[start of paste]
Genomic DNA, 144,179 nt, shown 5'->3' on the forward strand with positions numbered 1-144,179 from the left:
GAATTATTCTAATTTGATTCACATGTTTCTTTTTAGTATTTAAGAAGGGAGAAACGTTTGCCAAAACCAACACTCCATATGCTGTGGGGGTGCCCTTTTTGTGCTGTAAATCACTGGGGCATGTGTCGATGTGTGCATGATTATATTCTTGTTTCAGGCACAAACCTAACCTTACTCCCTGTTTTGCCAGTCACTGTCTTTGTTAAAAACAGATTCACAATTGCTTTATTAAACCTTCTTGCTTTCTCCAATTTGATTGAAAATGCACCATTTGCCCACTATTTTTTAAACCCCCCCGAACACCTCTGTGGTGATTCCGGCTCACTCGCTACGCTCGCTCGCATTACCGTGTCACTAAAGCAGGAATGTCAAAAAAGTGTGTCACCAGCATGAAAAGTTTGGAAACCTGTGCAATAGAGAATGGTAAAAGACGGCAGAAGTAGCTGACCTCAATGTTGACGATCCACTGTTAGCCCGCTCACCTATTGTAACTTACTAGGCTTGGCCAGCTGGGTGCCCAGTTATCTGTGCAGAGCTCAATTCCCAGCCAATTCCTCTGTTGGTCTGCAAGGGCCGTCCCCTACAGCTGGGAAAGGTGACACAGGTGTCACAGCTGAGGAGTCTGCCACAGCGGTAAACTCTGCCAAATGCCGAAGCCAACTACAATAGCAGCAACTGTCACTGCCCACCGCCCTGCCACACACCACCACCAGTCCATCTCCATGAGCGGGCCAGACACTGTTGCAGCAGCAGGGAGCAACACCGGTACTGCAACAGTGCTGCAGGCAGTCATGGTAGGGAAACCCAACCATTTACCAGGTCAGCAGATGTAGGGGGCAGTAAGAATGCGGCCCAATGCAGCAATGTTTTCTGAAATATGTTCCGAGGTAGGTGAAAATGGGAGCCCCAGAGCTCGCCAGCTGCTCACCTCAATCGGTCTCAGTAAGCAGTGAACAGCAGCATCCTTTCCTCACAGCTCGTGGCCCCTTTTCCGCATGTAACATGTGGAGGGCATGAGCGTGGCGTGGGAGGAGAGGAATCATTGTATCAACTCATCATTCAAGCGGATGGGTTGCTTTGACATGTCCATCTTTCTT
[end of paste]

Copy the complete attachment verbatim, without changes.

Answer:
Genomic DNA, 144,179 nt, shown 5'->3' on the forward strand with positions numbered 1-144,179 from the left:
GAATTATTCTAATTTGATTCACATGTTTCTTTTTAGTATTTAAGAAGGGAGAAACGTTTGCCAAAACCAACACTCCATATGCTGTGGGGGTGCCCTTTTTGTGCTGTAAATCACTGGGGCATGTGTCGATGTGTGCATGATTATATTCTTGTTTCAGGCACAAACCTAACCTTACTCCCTGTTTTGCCAGTCACTGTCTTTGTTAAAAACAGATTCACAATTGCTTTATTAAACCTTCTTGCTTTCTCCAATTTGATTGAAAATGCACCATTTGCCCACTATTTTTTAAACCCCCCCGAACACCTCTGTGGTGATTCCGGCTCACTCGCTACGCTCGCTCGCATTACCGTGTCACTAAAGCAGGAATGTCAAAAAAGTGTGTCACCAGCATGAAAAGTTTGGAAACCTGTGCAATAGAGAATGGTAAAAGACGGCAGAAGTAGCTGACCTCAATGTTGACGATCCACTGTTAGCCCGCTCACCTATTGTAACTTACTAGGCTTGGCCAGCTGGGTGCCCAGTTATCTGTGCAGAGCTCAATTCCCAGCCAATTCCTCTGTTGGTCTGCAAGGGCCGTCCCCTACAGCTGGGAAAGGTGACACAGGTGTCACAGCTGAGGAGTCTGCCACAGCGGTAAACTCTGCCAAATGCCGAAGCCAACTACAATAGCAGCAACTGTCACTGCCCACCGCCCTGCCACACACCACCACCAGTCCATCTCCATGAGCGGGCCAGACACTGTTGCAGCAGCAGGGAGCAACACCGGTACTGCAACAGTGCTGCAGGCAGTCATGGTAGGGAAACCCAACCATTTACCAGGTCAGCAGATGTAGGGGGCAGTAAGAATGCGGCCCAATGCAGCAATGTTTTCTGAAATATGTTCCGAGGTAGGTGAAAATGGGAGCCCCAGAGCTCGCCAGCTGCTCACCTCAATCGGTCTCAGTAAGCAGTGAACAGCAGCATCCTTTCCTCACAGCTCGTGGCCCCTTTTCCGCATGTAACATGTGGAGGGCATGAGCGTGGCGTGGGAGGAGAGGAATCATTGTATCAACTCATCATTCAAGCGGATGGGTTGCTTTGACATGTCCATCTTTCTT